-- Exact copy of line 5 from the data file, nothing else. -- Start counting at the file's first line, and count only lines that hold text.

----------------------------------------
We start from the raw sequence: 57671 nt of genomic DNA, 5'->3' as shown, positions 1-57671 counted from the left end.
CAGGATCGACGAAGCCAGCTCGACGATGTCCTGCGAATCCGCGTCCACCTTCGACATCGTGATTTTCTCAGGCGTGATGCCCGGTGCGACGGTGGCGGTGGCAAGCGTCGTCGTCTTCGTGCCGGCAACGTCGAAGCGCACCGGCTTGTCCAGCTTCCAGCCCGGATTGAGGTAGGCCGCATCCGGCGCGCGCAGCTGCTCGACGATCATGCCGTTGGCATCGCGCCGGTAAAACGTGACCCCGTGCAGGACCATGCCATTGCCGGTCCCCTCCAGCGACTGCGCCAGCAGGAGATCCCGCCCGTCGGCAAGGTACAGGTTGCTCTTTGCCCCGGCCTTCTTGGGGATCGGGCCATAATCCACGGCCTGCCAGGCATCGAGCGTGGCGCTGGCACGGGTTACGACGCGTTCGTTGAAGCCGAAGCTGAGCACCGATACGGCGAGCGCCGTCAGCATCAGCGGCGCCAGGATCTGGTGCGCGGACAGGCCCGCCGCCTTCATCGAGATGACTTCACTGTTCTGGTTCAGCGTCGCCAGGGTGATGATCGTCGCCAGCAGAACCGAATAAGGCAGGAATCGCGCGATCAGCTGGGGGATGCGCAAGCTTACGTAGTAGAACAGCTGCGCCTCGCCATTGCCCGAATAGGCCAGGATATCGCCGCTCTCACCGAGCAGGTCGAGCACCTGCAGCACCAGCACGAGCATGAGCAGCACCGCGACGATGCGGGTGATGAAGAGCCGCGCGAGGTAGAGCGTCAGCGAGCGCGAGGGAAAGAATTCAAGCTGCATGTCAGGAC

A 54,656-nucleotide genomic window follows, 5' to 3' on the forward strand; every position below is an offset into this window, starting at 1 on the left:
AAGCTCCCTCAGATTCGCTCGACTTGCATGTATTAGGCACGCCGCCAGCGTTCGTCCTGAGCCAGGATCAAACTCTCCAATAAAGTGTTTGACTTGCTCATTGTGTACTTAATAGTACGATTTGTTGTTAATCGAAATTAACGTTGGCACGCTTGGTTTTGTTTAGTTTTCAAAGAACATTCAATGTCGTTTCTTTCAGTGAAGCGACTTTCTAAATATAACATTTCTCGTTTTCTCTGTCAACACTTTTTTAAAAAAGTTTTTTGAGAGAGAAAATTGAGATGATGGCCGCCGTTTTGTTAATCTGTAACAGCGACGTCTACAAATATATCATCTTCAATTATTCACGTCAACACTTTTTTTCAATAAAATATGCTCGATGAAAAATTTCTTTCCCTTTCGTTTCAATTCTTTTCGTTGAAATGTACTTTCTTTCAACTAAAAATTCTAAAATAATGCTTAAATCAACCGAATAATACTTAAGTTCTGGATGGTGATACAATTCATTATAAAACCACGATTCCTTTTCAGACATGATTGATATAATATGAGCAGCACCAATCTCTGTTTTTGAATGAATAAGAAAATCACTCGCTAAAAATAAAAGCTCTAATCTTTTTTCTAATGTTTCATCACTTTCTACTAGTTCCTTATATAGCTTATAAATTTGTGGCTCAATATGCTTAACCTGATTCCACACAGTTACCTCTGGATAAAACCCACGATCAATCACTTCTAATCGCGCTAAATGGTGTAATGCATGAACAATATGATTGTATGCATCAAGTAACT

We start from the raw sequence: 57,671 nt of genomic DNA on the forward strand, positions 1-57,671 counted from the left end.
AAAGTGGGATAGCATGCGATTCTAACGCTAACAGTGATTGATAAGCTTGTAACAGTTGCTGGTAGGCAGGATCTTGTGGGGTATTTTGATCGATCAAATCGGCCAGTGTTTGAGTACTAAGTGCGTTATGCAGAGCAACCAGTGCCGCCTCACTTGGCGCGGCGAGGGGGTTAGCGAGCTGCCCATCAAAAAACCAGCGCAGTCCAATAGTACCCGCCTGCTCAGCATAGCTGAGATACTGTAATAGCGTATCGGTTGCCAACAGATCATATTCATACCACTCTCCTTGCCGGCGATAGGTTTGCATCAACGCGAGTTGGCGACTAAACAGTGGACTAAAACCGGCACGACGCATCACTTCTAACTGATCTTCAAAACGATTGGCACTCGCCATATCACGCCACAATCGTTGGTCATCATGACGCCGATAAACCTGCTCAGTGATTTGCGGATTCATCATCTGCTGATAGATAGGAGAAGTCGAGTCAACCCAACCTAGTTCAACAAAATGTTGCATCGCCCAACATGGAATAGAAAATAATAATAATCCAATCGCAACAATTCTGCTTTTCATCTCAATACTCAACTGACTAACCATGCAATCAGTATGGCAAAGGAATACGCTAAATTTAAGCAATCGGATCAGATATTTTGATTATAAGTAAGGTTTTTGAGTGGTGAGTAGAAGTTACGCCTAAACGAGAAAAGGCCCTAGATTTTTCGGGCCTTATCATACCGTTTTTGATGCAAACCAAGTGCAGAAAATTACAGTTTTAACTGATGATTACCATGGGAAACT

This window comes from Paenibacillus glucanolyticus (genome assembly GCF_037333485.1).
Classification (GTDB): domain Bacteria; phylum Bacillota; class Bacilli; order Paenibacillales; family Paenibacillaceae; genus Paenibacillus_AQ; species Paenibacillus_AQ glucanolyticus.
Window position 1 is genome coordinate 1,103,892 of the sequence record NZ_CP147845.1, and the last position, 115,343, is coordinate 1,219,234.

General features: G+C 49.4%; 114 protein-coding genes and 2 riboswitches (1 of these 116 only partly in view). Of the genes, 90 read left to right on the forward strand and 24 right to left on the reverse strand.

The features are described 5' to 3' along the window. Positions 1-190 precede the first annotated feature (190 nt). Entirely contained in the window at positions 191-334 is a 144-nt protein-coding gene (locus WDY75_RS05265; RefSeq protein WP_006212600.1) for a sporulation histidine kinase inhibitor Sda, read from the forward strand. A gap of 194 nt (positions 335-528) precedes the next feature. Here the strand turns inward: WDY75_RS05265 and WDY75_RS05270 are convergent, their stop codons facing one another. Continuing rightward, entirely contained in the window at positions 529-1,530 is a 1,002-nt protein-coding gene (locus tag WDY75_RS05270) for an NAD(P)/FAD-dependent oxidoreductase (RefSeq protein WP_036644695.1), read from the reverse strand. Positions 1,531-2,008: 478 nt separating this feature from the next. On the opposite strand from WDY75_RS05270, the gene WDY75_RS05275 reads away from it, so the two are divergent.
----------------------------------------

We start from the raw sequence: 57,671 nt of genomic DNA on the forward strand, positions 1-57,671 counted from the left end.